4) Some are real "characters". Were they chosen on purpose or does it just show that we can all be characters?

I found ALL the women I interviewed to be really articulate and a "character" in her own right. I knew that could only use about 5 or 6 women, at most, in the final film because I wanted the audience to build a relationship with each of them as the film progressed. I chose those final six interviewees based on the overall summation of their interview, their humor, and their unique perspective on a variety of topics. Other factors such as quality of sound recording, location setting, and comfort in front of the camera also factored into my final choice. I wanted to give a variety of perspectives, so I chose the women who best represented that with their interviews.
Obviously, some women stood out more than others, and some were more comfortable in front of the camera. Some had more compelling stories to tell.

I found ALL the women I interviewed to be really articulate and a "character" in her own right.

When I finished the film, I couldn't bear to not include the outtakes in some way. I wanted to honor ALL the women I had interviewed, so I included the best part of their interviews in the Bonus section of the DVD.

5) There seems to have been a lot of material. Was it hard to select what to include?

As I interviewed more women, about five topics emerged naturally as the structure of the film: how women got into the sport, how fly fishing is different things to different people, the challenges that women have had breaking into a man's domain, how fly fishing has helped with life's challenges, and the spiritual aspect of the sport.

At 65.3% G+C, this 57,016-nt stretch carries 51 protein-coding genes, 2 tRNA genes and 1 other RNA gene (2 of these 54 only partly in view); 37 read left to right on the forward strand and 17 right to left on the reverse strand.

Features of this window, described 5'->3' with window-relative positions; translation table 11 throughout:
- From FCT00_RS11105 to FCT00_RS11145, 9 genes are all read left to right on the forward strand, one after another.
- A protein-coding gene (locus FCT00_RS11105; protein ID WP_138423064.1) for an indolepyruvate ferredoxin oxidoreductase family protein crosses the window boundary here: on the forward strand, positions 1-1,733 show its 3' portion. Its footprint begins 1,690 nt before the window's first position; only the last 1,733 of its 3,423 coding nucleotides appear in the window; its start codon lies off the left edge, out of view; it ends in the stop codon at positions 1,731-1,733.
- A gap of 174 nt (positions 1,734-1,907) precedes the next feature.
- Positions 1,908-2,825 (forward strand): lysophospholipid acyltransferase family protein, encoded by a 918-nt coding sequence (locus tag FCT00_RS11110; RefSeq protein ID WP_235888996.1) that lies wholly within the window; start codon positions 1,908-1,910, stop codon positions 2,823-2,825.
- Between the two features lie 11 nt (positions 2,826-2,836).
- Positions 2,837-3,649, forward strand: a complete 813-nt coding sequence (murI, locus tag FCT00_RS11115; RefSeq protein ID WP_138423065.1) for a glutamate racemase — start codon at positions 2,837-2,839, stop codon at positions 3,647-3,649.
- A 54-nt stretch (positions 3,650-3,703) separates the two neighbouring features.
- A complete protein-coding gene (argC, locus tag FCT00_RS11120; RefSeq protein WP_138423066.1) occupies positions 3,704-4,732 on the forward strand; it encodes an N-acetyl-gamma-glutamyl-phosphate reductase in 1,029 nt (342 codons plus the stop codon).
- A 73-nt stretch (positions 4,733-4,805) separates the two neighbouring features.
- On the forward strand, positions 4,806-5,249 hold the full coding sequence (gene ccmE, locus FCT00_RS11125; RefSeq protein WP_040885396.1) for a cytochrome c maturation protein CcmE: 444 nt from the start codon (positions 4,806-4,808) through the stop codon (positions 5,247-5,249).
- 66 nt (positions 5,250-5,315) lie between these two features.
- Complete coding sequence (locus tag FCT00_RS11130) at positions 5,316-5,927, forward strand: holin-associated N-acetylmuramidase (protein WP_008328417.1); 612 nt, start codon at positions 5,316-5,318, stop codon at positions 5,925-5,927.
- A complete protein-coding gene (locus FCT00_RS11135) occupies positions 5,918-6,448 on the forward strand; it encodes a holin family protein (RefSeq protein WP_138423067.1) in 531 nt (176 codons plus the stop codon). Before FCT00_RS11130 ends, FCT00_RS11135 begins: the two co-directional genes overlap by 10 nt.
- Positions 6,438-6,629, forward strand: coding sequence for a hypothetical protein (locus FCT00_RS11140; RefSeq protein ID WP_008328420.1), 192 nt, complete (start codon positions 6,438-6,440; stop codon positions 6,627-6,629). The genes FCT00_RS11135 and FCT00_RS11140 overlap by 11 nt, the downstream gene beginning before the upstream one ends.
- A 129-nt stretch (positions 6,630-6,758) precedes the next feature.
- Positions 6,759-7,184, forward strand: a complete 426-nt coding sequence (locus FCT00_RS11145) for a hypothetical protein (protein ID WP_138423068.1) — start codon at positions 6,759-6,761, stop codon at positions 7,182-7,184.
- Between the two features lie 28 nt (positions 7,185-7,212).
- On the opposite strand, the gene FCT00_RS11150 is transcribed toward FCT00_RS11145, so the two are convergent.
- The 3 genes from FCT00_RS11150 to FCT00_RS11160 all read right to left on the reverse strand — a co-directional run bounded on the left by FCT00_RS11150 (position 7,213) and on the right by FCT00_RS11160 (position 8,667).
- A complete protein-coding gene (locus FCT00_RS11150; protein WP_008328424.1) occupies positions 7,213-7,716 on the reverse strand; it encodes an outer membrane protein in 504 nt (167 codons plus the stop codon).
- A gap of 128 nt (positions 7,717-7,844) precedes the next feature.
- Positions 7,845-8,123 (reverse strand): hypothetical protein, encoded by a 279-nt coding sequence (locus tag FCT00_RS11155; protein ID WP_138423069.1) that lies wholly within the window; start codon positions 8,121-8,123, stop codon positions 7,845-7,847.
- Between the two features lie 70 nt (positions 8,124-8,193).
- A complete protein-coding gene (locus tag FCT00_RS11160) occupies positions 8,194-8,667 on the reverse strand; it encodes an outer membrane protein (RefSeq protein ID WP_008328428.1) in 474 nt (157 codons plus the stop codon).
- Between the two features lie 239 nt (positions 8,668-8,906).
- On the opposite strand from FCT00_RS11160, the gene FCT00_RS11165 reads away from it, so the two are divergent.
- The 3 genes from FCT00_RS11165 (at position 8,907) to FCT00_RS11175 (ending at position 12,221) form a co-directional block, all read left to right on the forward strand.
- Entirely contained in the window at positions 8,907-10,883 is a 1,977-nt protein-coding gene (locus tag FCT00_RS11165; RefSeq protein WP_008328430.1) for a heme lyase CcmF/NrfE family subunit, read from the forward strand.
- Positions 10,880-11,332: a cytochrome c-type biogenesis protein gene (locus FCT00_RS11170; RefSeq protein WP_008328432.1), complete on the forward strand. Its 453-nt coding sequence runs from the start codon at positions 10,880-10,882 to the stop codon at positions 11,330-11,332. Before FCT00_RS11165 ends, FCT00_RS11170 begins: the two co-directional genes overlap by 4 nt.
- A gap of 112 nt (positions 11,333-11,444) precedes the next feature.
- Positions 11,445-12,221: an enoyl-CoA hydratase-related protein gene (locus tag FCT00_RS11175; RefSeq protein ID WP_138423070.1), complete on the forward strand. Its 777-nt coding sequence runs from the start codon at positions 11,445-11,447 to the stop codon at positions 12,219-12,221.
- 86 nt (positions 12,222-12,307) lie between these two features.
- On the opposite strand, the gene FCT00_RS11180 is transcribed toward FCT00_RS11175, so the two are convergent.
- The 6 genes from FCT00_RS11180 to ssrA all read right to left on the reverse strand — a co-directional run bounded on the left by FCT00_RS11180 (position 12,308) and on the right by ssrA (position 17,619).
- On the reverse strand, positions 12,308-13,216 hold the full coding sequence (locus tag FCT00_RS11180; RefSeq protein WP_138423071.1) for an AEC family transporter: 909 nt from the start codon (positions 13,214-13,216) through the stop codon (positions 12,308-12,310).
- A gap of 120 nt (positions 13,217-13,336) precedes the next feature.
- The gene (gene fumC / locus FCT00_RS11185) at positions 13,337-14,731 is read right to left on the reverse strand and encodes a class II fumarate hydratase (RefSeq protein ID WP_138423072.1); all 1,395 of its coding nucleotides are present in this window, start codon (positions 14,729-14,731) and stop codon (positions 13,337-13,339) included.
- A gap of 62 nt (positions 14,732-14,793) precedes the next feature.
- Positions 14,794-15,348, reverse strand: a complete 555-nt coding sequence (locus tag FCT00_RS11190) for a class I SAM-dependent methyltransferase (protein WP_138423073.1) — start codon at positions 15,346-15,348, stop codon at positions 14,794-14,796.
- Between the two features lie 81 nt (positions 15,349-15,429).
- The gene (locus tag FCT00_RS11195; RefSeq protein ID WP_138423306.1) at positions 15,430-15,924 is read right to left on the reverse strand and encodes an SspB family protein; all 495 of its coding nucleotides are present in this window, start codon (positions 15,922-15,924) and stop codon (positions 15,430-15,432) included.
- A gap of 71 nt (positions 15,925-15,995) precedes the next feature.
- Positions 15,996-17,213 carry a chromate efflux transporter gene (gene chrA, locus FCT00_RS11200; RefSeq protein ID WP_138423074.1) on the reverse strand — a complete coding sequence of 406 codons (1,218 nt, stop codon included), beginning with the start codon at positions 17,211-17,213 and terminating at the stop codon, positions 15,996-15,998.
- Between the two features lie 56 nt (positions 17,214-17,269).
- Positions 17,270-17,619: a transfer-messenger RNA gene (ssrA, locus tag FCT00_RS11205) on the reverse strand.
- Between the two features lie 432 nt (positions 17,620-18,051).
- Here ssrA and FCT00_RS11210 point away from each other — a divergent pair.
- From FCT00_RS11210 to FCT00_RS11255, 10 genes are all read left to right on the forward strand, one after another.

Some of the interviews were redundant, so I selected the way in which some of those topics were addressed more eloquently. Some of my choices also had to do with the emotional arc of the film, when women discuss how fly fishing has helped them with life's challenges. Because Lori Ann and Jean had been involved with Casting for Recovery, a women's flyfishing organization that offers weekend retreats for breast cancer survivors, I felt it was essential to include this material. Simone's heart attack story also carried an element of surprise and poignancy, and, to me, was an essential part of that arc. Because Fanny had spent a whole lifetime as a spokeswoman for women's fly fishing clubs, I felt her voice and perspective were also essential to the film.

Premiere screening - Barbara Klutinis introducing the film and some of the participants at the first public screening of the film.
The premiere
Barbara Klutinis

6) There are no men at all in the video. Coincidence or on purpose?

On purpose. The whole notion of the film was to give voice to women where there has been little representation. I have seen tons of men fishing on TV, in magazines, in ads, in newspapers. How often have you seen anything about women on the streams? It's happening more and more, but I wanted to claim our place on the streams, to say that, "hey, we're here too, and we're having fun!"

7) Do you have more flyfishing video in your future plans?

In many ways, I feel that I have made the film I wanted to make about women and fly fishing. I still like to carry my camera with me when I'm fishing, but I'm not obsessed in the way I was before. At the moment, I have started on a film about memory, because my husband has been diagnosed with Early Alzheimers. Oftentimes, film is cathartic for me and offers me a way to work through difficult times. I guess this will be some of those times.

Stills from the video -
Stills from the video
Barbara Klutinis


Wondering if Barbara...

Wondering if Barbara came across Rachel Finn, perhaps the finest fly fisher and guide, male or female, in the Adirondacks. She is also an accomplished artist. She is an inspiration to anglers of all ages and genders.